inhumation, early-Roman period, the central Balkans, the funeral archaeology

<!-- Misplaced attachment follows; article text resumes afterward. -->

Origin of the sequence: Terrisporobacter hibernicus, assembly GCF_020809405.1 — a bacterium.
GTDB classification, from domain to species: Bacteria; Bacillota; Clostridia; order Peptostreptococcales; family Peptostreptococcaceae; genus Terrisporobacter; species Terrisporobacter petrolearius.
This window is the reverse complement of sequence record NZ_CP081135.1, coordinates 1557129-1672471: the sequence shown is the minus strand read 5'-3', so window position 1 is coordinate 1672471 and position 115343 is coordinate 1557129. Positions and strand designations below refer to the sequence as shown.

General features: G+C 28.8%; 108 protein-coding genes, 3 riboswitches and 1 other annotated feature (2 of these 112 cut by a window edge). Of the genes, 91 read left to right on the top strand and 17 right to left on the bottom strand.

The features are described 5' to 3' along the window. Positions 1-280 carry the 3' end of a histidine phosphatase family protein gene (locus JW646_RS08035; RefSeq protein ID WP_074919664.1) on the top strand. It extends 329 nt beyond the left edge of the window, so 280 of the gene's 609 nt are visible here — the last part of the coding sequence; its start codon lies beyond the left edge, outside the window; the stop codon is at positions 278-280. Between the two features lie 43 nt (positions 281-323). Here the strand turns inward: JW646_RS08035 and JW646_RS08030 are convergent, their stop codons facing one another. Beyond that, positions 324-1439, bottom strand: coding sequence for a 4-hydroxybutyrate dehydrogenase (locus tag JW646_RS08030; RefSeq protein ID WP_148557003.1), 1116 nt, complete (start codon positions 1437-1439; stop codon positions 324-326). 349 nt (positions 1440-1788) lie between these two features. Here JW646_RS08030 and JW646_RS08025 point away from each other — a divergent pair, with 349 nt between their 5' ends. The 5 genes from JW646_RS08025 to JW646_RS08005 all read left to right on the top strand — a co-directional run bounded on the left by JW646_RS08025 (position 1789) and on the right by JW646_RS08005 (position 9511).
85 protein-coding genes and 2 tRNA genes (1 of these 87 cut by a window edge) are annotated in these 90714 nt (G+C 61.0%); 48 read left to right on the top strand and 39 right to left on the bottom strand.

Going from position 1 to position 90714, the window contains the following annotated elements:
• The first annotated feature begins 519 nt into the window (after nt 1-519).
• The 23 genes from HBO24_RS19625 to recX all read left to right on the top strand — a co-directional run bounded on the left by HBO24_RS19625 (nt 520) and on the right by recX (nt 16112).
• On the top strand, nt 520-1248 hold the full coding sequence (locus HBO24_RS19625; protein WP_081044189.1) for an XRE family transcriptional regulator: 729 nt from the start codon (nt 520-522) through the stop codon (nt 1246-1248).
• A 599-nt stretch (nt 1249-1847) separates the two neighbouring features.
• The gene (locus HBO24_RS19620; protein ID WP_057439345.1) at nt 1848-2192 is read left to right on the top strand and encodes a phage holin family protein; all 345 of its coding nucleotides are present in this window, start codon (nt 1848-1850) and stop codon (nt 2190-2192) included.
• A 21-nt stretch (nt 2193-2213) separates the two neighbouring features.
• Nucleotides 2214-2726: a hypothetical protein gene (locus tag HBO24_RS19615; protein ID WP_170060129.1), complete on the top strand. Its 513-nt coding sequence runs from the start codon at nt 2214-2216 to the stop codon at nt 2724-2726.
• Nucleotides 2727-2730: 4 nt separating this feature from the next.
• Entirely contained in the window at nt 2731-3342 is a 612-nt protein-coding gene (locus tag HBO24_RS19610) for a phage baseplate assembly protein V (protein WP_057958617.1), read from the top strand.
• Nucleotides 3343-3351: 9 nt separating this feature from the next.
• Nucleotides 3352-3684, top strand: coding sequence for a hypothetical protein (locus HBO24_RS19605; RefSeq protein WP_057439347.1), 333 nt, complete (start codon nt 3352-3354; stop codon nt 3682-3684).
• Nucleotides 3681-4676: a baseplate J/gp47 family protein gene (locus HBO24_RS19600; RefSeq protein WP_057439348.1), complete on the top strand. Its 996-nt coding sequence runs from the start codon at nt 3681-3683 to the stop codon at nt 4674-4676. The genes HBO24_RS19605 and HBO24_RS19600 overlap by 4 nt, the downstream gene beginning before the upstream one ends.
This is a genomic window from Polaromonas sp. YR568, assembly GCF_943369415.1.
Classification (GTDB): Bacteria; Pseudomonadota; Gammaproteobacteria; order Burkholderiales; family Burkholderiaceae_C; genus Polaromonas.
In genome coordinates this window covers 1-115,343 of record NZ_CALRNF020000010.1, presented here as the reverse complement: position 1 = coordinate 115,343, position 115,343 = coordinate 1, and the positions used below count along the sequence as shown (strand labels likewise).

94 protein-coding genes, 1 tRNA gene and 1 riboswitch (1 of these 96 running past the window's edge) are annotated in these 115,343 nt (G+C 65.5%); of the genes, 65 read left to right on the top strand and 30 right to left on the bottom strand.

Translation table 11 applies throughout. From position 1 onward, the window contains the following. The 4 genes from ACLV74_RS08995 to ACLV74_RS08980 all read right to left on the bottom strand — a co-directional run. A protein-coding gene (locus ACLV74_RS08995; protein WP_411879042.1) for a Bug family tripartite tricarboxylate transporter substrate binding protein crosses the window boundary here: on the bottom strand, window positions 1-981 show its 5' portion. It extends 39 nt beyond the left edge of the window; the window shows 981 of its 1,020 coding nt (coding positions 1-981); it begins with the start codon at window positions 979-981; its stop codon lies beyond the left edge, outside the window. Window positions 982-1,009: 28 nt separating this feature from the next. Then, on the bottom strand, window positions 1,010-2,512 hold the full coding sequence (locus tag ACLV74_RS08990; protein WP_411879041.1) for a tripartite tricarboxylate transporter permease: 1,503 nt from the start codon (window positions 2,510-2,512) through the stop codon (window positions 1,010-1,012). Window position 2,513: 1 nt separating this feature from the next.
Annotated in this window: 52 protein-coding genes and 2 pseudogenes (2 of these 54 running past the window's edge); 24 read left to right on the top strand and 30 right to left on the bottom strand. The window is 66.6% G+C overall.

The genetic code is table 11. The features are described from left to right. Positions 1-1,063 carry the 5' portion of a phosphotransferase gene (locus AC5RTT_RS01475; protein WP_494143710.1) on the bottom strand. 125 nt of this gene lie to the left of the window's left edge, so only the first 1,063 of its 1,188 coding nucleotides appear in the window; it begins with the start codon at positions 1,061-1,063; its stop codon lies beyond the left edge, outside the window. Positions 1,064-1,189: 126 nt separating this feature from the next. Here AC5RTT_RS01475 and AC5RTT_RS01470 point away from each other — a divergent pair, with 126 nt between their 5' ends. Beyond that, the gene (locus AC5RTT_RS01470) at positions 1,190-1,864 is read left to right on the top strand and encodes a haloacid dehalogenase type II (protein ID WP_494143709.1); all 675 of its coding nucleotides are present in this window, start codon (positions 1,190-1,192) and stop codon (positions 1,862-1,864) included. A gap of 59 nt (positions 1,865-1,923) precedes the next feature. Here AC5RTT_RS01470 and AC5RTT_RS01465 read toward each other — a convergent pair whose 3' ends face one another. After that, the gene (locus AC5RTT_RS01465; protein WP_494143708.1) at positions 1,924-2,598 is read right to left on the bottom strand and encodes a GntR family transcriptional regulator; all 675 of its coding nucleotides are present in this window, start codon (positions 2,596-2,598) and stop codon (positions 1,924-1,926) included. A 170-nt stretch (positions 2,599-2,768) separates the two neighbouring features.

The author of the paper tried to reconsider the issue of the spread of inhumation in the area of the Central Balkans in the period of early Roman Empire. The opinion of the author was that the existing interpretations had serious deficiencies, as they relied on the culture-history archaeological paradigm. Hence, the model that dominated the Roman archaeology in the territory of former Yugoslavia presupposed that inhumation could be related to the oriental population that had migrated to the area of the Central Balkans, who practiced this treatment of a dead body and spread it within the provincial societies as a part of a general cultural influence. Another view, although lone, considered that inhumation was spread in the course of the Romanization process inspirited by newcomers from Italy and the Western provinces. Both standpoints took migrations and superior cultural influences as the main reasons behind the acceptance and eventual predominance of the inhumation. Contrary to these views, and based on the opinion that burial rites were related to the social structure, the author offered an interpretation which implied that the inhumation rite could be regarded as a means for expression of the redefined social positions that took place in the context of integration of local societies and larger, “global”, Roman socio-political system. In this respect, the acceptance of the inhumation could have meant the break with some parts of the old socio-ideological system and symbolical articulation of the new social roles. This, of course, did not mean that the inhumation should be seen as a practice characteristic for particular social strata, or related exclusively to some social categories. Instead, it should be seen as one among various social strategies that had been used according to the estimated symbolic capital which could have been gained by it.